Skip to content

Category: Trivia

Jonathan Maberry’s Favorite Horror Movies!

Posted in Authors, Horror, Movies, and Trivia

Jonathan Maberry recently requested

Name your favorite:
1. Vampire Movie
2. Werewolf Movie
3. Zombie Movie
4. Monster Movie
5. Haunted House Movie

And he listed his…

1. Near Dark
2. Dog Soldiers
3. Dawn of the Dead 2004 unrated directors cut)
4. Aliens
5. The Haunting

So here’s mine…

  1. Dracula (1931)

  2. Curse of the Werewolf

  3. Night of the Living Dead (Romero Original)

  4. Aliens

  5. The Changeling


11 Dizzying Facts About “Vertigo”

Posted in Books, Celebs, Movies, and Trivia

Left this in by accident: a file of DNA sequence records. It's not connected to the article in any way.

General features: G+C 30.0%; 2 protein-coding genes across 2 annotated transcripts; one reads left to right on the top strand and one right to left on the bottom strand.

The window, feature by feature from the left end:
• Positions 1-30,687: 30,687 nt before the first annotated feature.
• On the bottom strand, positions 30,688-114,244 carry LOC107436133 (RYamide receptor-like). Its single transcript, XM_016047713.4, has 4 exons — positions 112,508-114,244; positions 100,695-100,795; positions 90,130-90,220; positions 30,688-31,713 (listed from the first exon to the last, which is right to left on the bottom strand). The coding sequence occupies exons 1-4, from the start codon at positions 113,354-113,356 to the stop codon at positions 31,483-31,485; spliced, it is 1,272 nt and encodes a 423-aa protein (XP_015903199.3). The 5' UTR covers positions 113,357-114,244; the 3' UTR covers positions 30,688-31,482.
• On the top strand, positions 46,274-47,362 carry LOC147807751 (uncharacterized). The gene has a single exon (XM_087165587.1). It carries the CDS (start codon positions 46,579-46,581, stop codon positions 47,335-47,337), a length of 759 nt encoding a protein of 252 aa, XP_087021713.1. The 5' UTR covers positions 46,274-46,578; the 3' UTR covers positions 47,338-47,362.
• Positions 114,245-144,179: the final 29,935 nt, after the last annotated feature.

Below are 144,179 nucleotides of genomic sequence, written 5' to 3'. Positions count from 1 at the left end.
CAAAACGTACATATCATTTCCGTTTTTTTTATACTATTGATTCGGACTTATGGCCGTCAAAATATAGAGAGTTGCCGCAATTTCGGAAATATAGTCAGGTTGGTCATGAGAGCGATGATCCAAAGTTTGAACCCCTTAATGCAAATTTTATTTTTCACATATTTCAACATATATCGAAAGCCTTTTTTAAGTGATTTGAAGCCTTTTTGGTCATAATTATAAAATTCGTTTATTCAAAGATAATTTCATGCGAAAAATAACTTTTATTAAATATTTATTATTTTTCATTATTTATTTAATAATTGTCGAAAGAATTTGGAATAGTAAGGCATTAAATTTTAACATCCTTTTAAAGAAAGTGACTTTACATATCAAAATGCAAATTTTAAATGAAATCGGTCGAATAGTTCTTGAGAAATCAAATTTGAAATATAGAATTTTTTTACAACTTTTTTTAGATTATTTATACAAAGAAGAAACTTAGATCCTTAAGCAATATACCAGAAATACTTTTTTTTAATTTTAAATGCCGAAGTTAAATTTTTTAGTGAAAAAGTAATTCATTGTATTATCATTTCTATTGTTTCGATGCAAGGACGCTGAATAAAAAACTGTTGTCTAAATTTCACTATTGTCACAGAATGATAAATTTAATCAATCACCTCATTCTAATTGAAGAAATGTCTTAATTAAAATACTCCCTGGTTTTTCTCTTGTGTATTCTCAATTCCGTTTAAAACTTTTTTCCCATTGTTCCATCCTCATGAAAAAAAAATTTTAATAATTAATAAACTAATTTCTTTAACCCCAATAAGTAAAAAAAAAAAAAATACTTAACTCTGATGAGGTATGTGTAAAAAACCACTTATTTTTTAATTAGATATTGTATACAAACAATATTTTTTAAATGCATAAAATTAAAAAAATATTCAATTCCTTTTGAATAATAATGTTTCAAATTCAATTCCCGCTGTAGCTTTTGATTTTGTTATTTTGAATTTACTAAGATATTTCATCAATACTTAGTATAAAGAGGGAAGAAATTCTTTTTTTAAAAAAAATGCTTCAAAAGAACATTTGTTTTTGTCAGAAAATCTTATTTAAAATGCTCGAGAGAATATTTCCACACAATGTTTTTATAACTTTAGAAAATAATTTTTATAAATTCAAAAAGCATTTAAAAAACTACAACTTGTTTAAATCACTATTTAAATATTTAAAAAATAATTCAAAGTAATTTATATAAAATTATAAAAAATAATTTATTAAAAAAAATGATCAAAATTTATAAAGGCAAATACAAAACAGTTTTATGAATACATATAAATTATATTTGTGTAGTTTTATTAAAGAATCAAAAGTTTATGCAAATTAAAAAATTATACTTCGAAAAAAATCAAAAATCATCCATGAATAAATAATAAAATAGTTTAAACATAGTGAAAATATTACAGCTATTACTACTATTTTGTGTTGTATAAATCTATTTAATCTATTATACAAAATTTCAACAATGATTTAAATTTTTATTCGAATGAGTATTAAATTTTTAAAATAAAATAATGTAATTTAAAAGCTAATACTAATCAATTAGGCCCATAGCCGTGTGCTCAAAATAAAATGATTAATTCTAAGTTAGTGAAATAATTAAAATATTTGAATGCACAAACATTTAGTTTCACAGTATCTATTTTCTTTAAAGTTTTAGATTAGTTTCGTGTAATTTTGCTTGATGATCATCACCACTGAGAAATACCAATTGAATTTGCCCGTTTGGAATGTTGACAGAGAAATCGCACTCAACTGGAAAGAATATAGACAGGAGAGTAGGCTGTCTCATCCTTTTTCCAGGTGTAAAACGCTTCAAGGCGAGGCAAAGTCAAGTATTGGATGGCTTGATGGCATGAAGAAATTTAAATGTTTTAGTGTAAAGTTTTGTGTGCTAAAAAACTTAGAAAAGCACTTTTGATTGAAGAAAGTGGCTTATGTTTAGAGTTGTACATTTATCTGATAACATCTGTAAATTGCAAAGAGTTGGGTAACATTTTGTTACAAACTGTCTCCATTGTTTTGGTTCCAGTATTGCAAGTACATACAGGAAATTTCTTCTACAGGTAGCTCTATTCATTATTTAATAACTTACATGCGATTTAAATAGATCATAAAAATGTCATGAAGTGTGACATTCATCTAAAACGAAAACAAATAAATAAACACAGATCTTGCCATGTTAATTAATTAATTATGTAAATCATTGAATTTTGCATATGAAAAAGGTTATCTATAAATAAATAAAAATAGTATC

Tara Aquino and Mental Floss present 11 Dizzying Facts About Vertigo.  Here are three of my favorites…

Marred by mixed reviews, the $2.5 million Vertigo did comparatively less than Hitchcock’s previous movies, and was widely recognized as a failure. Frustrated with its reception, Hitchcock partly blamed star Jimmy Stewart’s aging appearance. At the time of filming, Stewart—who had starred in Hitchcock’s three previous films—was 50 years old which, according to the director, was too old to convincingly play then-25-year-old Kim Novak’s love interest.

According to associate producer Herbert Coleman, it wasn’t Hitchcock who came up with the film’s famous camera technique (which essentially involves zooming forward while pulling the camera backward); rather, it was an uncredited second unit cameraman, Irwin Roberts. “He didn’t get screen credit on Vertigo because they gave the screen credit to another close friend of ours [Wallace Kelley] who did all the process work on the stage,” Coleman said.